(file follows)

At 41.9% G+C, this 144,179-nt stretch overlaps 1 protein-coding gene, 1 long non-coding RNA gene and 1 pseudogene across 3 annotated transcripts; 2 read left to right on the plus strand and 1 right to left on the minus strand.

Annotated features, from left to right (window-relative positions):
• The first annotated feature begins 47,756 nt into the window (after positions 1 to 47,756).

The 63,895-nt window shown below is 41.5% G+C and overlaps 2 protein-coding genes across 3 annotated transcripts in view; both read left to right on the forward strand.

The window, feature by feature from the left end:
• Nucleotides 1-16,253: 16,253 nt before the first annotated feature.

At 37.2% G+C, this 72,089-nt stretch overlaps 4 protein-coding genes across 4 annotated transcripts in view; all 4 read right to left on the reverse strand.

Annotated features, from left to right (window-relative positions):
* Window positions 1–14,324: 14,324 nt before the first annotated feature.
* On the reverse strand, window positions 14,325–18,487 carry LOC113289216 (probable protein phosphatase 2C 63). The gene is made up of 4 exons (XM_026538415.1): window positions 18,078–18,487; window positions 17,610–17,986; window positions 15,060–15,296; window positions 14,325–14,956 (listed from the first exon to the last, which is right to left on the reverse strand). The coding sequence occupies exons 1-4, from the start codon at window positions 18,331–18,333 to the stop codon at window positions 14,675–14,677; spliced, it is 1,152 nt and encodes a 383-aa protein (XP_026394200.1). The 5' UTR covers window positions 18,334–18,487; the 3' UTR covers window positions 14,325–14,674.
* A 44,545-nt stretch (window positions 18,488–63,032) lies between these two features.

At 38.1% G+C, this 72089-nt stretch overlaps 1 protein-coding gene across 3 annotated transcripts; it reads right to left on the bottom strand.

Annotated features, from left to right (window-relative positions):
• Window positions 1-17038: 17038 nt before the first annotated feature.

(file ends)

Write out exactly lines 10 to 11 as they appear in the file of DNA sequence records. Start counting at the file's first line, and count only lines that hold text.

* On the reverse strand, window positions 14,325–18,487 carry LOC113289216 (probable protein phosphatase 2C 63). The gene is made up of 4 exons (XM_026538415.1): window positions 18,078–18,487; window positions 17,610–17,986; window positions 15,060–15,296; window positions 14,325–14,956 (listed from the first exon to the last, which is right to left on the reverse strand). The coding sequence occupies exons 1-4, from the start codon at window positions 18,331–18,333 to the stop codon at window positions 14,675–14,677; spliced, it is 1,152 nt and encodes a 383-aa protein (XP_026394200.1). The 5' UTR covers window positions 18,334–18,487; the 3' UTR covers window positions 14,325–14,674.
* A 44,545-nt stretch (window positions 18,488–63,032) lies between these two features.